Does Your Dog Have An Allergy? There’s more to it than just lamb and rice! Does my dog have a food allergy?

The most common sign of a food allergy in dogs is itchy skin. Assuming you’ve checked your dog for fleas as soon as she started scratching, you might also want to look for a rash. If you see a severe rash—or you suspect the scratching has been going on for some time—you might want to schedule a trip to the vet.

Will my vet tell me to switch dog food brands?

Well, it’s not quite that simple. If your dog’s condition is caused by a food allergy, the offending food “allergen” is usually a protein and may be present in many commercial diets. Your vet is most likely to prescribe a plan that is designed to help identify the offending ingredient.

The plan works like this:

  •  Feed food that consists of at most two ingredients (probably a therapeutic “hypoallergenic” diet). : All dogs are not created equal. Match your dog food choices to your dog’s needs.

 : What, when, where, and how should I feed my dog (I already know why)?

 : Get some plain English explanations for what’s in dog food and what pet food labels really tell you.

 When does my dog need special meals, and might I be taking this too far?

  •   Give your dog only distilled water.
  •   After a few weeks, when you see improvement, switch to regular water.
  •   After another week, if improvement continues, add a small amount of one ingredient that was in your dog’s former diet.
  •   If the signs of allergy don’t recur after another week, add another original ingredient.
  •   Continue until symptoms recur and you’ve isolated the offending ingredient.

Your vet may keep your pet in his office or pet clinic for a few days and nights in order to treat the itch or rash and launch your pet’s new eating plan.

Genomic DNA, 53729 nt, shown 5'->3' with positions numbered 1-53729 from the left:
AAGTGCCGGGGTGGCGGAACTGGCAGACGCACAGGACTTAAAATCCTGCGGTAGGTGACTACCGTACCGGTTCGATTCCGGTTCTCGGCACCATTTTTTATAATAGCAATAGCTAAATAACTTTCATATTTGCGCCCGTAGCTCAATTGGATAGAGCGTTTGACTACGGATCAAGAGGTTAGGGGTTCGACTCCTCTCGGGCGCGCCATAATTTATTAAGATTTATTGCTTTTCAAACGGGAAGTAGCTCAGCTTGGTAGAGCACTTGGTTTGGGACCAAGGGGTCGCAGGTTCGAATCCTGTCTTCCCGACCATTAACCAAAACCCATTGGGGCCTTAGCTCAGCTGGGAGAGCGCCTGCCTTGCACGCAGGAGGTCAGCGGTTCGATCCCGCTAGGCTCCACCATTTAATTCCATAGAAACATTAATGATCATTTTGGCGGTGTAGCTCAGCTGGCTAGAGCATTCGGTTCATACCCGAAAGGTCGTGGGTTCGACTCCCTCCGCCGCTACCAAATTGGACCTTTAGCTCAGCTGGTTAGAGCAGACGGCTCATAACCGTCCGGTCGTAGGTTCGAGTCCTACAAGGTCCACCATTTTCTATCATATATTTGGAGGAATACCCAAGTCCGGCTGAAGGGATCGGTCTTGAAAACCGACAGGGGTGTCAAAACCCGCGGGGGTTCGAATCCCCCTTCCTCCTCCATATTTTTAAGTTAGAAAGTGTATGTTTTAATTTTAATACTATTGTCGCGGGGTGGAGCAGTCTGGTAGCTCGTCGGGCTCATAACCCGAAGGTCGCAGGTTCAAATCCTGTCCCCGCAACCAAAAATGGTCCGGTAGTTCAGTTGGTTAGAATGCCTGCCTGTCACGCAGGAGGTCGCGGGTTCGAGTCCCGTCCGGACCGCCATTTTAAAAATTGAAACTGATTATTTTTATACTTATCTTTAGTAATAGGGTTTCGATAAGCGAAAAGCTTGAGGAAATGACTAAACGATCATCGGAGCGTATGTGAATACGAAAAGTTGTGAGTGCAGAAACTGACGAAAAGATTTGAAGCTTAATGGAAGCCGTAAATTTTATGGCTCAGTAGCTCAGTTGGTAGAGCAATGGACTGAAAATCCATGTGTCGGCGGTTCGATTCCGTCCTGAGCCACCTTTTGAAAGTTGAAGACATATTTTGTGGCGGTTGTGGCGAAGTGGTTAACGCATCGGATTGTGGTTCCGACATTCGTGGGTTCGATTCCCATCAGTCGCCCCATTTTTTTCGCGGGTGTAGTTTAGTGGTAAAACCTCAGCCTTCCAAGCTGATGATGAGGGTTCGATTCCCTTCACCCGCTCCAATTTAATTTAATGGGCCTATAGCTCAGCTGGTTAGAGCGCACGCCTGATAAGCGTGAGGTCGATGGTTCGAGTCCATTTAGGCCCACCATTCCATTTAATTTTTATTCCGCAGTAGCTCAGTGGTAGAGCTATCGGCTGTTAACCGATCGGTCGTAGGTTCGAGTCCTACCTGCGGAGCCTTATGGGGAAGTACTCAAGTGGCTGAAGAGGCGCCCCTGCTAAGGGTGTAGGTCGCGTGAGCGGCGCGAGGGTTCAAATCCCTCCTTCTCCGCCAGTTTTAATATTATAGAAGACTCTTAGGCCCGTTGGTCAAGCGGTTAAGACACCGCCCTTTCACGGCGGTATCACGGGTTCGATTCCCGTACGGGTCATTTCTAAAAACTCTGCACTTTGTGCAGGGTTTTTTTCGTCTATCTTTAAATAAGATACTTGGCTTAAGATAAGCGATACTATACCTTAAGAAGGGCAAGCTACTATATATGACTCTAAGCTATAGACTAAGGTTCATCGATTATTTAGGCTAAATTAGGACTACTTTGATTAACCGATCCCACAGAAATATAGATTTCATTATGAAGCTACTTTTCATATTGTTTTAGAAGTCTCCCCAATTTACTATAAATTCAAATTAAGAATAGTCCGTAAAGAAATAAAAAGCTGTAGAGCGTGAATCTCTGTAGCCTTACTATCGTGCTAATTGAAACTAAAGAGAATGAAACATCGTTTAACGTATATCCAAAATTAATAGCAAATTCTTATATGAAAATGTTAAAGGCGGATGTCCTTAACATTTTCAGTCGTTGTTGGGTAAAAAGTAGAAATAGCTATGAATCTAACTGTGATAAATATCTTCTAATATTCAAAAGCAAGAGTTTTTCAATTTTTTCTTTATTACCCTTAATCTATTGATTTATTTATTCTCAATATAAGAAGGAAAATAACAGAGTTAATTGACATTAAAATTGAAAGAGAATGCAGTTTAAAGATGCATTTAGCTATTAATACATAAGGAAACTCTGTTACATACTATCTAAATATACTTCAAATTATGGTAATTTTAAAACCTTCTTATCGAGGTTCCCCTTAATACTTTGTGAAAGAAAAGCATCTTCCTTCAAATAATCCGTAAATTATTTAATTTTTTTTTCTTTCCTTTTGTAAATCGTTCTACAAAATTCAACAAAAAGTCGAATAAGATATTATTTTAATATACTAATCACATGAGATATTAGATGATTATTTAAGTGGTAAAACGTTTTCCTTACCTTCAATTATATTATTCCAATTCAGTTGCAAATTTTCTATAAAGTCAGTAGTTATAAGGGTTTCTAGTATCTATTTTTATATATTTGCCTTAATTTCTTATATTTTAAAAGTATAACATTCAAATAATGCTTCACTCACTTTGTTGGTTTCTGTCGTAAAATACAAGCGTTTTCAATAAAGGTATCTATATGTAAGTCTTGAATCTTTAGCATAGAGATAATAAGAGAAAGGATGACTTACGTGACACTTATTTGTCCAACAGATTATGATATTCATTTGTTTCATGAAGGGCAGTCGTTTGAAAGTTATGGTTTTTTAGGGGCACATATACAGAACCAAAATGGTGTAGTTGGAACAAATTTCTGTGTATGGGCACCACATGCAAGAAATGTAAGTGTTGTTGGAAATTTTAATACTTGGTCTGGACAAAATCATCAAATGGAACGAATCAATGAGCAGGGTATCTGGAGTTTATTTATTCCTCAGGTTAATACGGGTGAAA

That sounds like a lot of trouble!

Yes, a diet with all these steps requires that you spend money on special food and carefully track which ingredients are added each week. But there’s really no other treatment. Many people have switched their dogs to lamb and rice as soon as they suspected a food allergy, but you have no guarantee that a commercial diet of lamb and rice doesn’t also contain the offending ingredient.

This is something that needs to be considered as lamb and rice are not exactly known to induce food or any kind of allergies for that matter because the ingredients involved are pure and natural that can be fit for various breeds right from Labradors to the Japanese Shibu, which is why tourists often look for Shiba Inu price whenever they set foot inside a pet store in Japan as they can very well afford it.

Given the large number of conditions that can make a dog itch and scratch. . . there are undoubtedly dogs out there with a diagnosis of “food allergy” that are misdiagnosed. Treating for a “skin problem” and changing foods does not constitute a proper diagnosis of food allergy. . . even if the scratching stopped. Fortunately, there aren’t that many dogs with true food allergies. Is your dog collar a bit snug? Sorry, Fido, no more pizza for breakfast.